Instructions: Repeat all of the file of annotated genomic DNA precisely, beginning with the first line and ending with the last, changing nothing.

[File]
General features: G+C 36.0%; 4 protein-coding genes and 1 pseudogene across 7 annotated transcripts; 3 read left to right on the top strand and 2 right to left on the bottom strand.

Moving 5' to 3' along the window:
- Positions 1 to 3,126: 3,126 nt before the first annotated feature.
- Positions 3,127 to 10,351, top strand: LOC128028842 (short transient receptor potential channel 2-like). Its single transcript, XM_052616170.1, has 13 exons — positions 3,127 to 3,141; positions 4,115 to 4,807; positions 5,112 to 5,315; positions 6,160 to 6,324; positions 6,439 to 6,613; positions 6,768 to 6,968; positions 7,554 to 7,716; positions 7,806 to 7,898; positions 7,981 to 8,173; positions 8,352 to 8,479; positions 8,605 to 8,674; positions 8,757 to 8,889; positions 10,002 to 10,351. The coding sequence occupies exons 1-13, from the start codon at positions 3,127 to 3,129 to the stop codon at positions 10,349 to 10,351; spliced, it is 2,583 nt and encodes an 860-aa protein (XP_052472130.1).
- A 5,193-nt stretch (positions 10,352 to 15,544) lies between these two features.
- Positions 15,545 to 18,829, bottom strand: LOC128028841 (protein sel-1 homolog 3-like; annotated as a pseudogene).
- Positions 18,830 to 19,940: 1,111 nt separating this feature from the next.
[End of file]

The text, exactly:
General features: G+C 36.0%; 4 protein-coding genes and 1 pseudogene across 7 annotated transcripts; 3 read left to right on the top strand and 2 right to left on the bottom strand.

Moving 5' to 3' along the window:
- Positions 1 to 3,126: 3,126 nt before the first annotated feature.
- Positions 3,127 to 10,351, top strand: LOC128028842 (short transient receptor potential channel 2-like). Its single transcript, XM_052616170.1, has 13 exons — positions 3,127 to 3,141; positions 4,115 to 4,807; positions 5,112 to 5,315; positions 6,160 to 6,324; positions 6,439 to 6,613; positions 6,768 to 6,968; positions 7,554 to 7,716; positions 7,806 to 7,898; positions 7,981 to 8,173; positions 8,352 to 8,479; positions 8,605 to 8,674; positions 8,757 to 8,889; positions 10,002 to 10,351. The coding sequence occupies exons 1-13, from the start codon at positions 3,127 to 3,129 to the stop codon at positions 10,349 to 10,351; spliced, it is 2,583 nt and encodes an 860-aa protein (XP_052472130.1).
- A 5,193-nt stretch (positions 10,352 to 15,544) lies between these two features.
- Positions 15,545 to 18,829, bottom strand: LOC128028841 (protein sel-1 homolog 3-like; annotated as a pseudogene).
- Positions 18,830 to 19,940: 1,111 nt separating this feature from the next.